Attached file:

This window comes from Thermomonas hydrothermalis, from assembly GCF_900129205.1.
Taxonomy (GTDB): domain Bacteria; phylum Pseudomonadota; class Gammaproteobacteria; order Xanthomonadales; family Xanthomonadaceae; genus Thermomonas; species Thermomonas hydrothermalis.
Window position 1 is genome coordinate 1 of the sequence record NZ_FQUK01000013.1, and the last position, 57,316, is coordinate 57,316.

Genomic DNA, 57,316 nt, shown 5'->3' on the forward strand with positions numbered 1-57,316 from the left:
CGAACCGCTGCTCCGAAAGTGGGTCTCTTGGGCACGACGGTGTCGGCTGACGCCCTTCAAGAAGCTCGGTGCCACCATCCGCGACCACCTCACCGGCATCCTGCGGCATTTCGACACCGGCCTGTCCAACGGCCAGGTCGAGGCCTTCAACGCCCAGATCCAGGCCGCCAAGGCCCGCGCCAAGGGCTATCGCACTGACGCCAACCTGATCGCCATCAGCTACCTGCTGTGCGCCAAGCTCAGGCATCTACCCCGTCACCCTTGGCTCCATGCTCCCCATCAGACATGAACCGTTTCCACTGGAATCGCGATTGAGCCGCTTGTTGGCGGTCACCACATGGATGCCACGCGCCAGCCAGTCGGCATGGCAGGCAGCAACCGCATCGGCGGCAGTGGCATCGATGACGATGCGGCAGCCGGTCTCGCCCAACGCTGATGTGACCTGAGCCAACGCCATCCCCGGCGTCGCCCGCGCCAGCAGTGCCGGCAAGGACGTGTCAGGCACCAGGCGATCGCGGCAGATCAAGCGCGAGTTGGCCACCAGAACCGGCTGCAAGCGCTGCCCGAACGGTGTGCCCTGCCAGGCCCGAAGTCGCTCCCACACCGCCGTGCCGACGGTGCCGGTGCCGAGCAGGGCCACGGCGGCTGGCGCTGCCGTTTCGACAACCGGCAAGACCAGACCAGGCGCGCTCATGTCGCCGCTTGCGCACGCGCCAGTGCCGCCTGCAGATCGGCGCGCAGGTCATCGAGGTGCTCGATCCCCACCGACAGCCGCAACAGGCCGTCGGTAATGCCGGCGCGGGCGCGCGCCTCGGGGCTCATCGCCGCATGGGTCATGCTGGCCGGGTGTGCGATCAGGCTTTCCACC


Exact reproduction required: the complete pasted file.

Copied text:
This window comes from Thermomonas hydrothermalis, from assembly GCF_900129205.1.
Taxonomy (GTDB): domain Bacteria; phylum Pseudomonadota; class Gammaproteobacteria; order Xanthomonadales; family Xanthomonadaceae; genus Thermomonas; species Thermomonas hydrothermalis.
Window position 1 is genome coordinate 1 of the sequence record NZ_FQUK01000013.1, and the last position, 57,316, is coordinate 57,316.

Genomic DNA, 57,316 nt, shown 5'->3' on the forward strand with positions numbered 1-57,316 from the left:
CGAACCGCTGCTCCGAAAGTGGGTCTCTTGGGCACGACGGTGTCGGCTGACGCCCTTCAAGAAGCTCGGTGCCACCATCCGCGACCACCTCACCGGCATCCTGCGGCATTTCGACACCGGCCTGTCCAACGGCCAGGTCGAGGCCTTCAACGCCCAGATCCAGGCCGCCAAGGCCCGCGCCAAGGGCTATCGCACTGACGCCAACCTGATCGCCATCAGCTACCTGCTGTGCGCCAAGCTCAGGCATCTACCCCGTCACCCTTGGCTCCATGCTCCCCATCAGACATGAACCGTTTCCACTGGAATCGCGATTGAGCCGCTTGTTGGCGGTCACCACATGGATGCCACGCGCCAGCCAGTCGGCATGGCAGGCAGCAACCGCATCGGCGGCAGTGGCATCGATGACGATGCGGCAGCCGGTCTCGCCCAACGCTGATGTGACCTGAGCCAACGCCATCCCCGGCGTCGCCCGCGCCAGCAGTGCCGGCAAGGACGTGTCAGGCACCAGGCGATCGCGGCAGATCAAGCGCGAGTTGGCCACCAGAACCGGCTGCAAGCGCTGCCCGAACGGTGTGCCCTGCCAGGCCCGAAGTCGCTCCCACACCGCCGTGCCGACGGTGCCGGTGCCGAGCAGGGCCACGGCGGCTGGCGCTGCCGTTTCGACAACCGGCAAGACCAGACCAGGCGCGCTCATGTCGCCGCTTGCGCACGCGCCAGTGCCGCCTGCAGATCGGCGCGCAGGTCATCGAGGTGCTCGATCCCCACCGACAGCCGCAACAGGCCGTCGGTAATGCCGGCGCGGGCGCGCGCCTCGGGGCTCATCGCCGCATGGGTCATGCTGGCCGGGTGTGCGATCAGGCTTTCCACC